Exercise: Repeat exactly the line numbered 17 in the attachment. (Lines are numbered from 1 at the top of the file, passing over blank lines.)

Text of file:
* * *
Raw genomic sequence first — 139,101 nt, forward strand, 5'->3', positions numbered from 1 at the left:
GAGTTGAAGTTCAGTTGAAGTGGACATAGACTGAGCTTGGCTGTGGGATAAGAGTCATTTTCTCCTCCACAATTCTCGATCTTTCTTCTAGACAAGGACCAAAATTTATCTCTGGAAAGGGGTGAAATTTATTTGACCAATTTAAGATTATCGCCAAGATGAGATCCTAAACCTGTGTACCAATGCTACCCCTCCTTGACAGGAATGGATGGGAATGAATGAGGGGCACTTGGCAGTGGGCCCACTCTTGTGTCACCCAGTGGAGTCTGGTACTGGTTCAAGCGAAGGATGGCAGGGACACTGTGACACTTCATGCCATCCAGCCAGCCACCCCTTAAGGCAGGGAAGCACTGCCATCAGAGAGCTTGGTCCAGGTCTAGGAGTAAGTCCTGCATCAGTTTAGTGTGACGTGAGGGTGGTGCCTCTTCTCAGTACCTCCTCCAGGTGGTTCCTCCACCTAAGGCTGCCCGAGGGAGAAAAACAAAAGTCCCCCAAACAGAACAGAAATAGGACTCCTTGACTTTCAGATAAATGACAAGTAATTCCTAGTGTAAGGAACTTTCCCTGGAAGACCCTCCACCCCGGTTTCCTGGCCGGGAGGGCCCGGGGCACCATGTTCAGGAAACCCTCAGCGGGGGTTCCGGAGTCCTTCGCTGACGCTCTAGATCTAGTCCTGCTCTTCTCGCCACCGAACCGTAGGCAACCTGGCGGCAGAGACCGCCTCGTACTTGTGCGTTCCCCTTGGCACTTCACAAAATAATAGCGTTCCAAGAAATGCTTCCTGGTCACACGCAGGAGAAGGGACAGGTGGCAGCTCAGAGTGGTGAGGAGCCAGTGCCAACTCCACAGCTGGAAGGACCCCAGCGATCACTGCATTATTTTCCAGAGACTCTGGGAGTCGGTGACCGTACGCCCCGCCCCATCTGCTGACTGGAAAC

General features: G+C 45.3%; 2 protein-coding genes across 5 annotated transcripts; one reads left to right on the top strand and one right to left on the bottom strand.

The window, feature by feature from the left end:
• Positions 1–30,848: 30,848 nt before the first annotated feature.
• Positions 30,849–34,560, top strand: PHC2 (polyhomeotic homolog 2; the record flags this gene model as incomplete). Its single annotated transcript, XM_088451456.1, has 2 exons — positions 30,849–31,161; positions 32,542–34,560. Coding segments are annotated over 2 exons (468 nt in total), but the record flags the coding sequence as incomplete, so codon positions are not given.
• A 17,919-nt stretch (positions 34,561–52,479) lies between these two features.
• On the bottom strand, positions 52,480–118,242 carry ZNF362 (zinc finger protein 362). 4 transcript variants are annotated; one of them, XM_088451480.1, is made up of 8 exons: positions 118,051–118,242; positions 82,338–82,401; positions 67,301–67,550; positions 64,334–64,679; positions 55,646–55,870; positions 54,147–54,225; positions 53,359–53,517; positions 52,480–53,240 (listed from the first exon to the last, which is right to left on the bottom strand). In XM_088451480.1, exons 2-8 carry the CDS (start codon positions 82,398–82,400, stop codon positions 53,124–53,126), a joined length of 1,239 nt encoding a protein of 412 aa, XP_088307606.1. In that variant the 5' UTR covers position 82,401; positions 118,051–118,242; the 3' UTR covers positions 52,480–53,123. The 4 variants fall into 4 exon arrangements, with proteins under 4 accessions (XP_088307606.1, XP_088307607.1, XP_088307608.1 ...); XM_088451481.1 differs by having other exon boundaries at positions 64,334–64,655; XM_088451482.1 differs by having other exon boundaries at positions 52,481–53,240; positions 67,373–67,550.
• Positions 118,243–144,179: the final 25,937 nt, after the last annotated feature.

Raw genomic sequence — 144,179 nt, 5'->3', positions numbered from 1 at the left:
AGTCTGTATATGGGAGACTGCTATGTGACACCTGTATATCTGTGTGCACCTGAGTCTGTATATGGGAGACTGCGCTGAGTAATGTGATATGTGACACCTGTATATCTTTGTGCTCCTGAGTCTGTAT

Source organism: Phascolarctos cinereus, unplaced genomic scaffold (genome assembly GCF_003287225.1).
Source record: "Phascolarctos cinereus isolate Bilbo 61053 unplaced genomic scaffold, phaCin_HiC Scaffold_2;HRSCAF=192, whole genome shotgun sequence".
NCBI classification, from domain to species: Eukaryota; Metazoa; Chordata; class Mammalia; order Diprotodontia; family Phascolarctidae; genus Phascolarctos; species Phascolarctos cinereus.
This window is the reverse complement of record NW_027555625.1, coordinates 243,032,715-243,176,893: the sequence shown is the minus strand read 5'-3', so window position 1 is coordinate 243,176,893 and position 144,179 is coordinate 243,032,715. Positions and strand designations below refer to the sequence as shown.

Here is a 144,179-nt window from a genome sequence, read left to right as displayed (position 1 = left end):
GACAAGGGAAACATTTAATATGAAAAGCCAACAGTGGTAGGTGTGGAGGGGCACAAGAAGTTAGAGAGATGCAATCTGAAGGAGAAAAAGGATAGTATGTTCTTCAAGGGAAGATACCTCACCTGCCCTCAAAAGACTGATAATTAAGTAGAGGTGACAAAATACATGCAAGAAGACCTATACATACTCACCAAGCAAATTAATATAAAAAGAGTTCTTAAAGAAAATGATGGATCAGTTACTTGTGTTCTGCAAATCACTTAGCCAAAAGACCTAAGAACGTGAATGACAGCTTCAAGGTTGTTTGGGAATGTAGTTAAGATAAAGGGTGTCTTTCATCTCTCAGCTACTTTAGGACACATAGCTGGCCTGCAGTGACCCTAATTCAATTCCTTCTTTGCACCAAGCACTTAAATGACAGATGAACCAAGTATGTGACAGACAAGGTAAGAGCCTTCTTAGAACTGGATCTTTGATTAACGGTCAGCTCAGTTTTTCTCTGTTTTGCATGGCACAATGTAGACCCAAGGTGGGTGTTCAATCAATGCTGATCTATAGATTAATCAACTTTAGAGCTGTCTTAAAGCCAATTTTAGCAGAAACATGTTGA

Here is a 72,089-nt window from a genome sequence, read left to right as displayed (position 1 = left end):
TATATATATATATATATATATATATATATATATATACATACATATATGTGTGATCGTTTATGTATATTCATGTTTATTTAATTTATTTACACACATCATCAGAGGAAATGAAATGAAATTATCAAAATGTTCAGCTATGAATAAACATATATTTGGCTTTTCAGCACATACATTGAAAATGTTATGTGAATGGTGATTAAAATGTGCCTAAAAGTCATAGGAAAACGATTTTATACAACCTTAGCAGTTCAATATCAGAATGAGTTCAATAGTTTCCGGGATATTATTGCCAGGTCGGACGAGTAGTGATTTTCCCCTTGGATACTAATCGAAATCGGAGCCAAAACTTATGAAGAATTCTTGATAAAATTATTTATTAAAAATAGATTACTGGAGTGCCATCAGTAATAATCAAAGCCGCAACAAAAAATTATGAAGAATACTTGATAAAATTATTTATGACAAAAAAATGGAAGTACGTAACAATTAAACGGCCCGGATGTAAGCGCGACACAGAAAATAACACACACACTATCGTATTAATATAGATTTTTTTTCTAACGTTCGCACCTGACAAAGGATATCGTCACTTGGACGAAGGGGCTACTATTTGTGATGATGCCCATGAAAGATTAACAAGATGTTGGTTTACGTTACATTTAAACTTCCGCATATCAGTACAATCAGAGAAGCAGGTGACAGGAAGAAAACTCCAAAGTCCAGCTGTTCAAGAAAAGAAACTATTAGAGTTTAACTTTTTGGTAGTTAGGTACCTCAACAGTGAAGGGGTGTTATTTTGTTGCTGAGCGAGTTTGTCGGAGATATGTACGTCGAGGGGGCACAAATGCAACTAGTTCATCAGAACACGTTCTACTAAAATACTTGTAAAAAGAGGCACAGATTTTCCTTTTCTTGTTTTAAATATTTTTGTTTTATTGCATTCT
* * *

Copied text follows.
GACAAGGGAAACATTTAATATGAAAAGCCAACAGTGGTAGGTGTGGAGGGGCACAAGAAGTTAGAGAGATGCAATCTGAAGGAGAAAAAGGATAGTATGTTCTTCAAGGGAAGATACCTCACCTGCCCTCAAAAGACTGATAATTAAGTAGAGGTGACAAAATACATGCAAGAAGACCTATACATACTCACCAAGCAAATTAATATAAAAAGAGTTCTTAAAGAAAATGATGGATCAGTTACTTGTGTTCTGCAAATCACTTAGCCAAAAGACCTAAGAACGTGAATGACAGCTTCAAGGTTGTTTGGGAATGTAGTTAAGATAAAGGGTGTCTTTCATCTCTCAGCTACTTTAGGACACATAGCTGGCCTGCAGTGACCCTAATTCAATTCCTTCTTTGCACCAAGCACTTAAATGACAGATGAACCAAGTATGTGACAGACAAGGTAAGAGCCTTCTTAGAACTGGATCTTTGATTAACGGTCAGCTCAGTTTTTCTCTGTTTTGCATGGCACAATGTAGACCCAAGGTGGGTGTTCAATCAATGCTGATCTATAGATTAATCAACTTTAGAGCTGTCTTAAAGCCAATTTTAGCAGAAACATGTTGA